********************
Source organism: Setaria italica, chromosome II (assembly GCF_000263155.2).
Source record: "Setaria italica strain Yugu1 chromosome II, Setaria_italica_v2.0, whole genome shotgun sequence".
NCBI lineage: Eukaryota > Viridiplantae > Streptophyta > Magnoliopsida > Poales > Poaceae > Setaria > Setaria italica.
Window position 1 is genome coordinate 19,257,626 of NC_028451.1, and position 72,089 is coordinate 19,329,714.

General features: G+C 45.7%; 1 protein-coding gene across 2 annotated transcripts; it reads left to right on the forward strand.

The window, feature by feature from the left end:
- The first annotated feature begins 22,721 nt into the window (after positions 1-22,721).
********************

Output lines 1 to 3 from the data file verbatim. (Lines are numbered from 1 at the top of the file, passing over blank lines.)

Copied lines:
Source organism: Setaria italica, chromosome II (assembly GCF_000263155.2).
Source record: "Setaria italica strain Yugu1 chromosome II, Setaria_italica_v2.0, whole genome shotgun sequence".
NCBI lineage: Eukaryota > Viridiplantae > Streptophyta > Magnoliopsida > Poales > Poaceae > Setaria > Setaria italica.